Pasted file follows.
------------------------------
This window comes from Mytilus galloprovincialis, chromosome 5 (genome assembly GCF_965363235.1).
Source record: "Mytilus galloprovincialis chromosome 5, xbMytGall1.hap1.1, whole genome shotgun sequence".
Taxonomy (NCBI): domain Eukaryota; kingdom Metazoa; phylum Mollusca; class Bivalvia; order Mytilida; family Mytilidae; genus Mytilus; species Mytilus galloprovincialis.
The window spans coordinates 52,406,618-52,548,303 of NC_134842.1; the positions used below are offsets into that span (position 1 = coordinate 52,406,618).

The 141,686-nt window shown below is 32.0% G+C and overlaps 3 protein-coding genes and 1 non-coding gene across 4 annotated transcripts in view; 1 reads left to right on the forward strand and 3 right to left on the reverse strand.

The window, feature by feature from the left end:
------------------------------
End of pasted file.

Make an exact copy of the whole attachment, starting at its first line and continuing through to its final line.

This window comes from Mytilus galloprovincialis, chromosome 5 (genome assembly GCF_965363235.1).
Source record: "Mytilus galloprovincialis chromosome 5, xbMytGall1.hap1.1, whole genome shotgun sequence".
Taxonomy (NCBI): domain Eukaryota; kingdom Metazoa; phylum Mollusca; class Bivalvia; order Mytilida; family Mytilidae; genus Mytilus; species Mytilus galloprovincialis.
The window spans coordinates 52,406,618-52,548,303 of NC_134842.1; the positions used below are offsets into that span (position 1 = coordinate 52,406,618).

The 141,686-nt window shown below is 32.0% G+C and overlaps 3 protein-coding genes and 1 non-coding gene across 4 annotated transcripts in view; 1 reads left to right on the forward strand and 3 right to left on the reverse strand.

The window, feature by feature from the left end: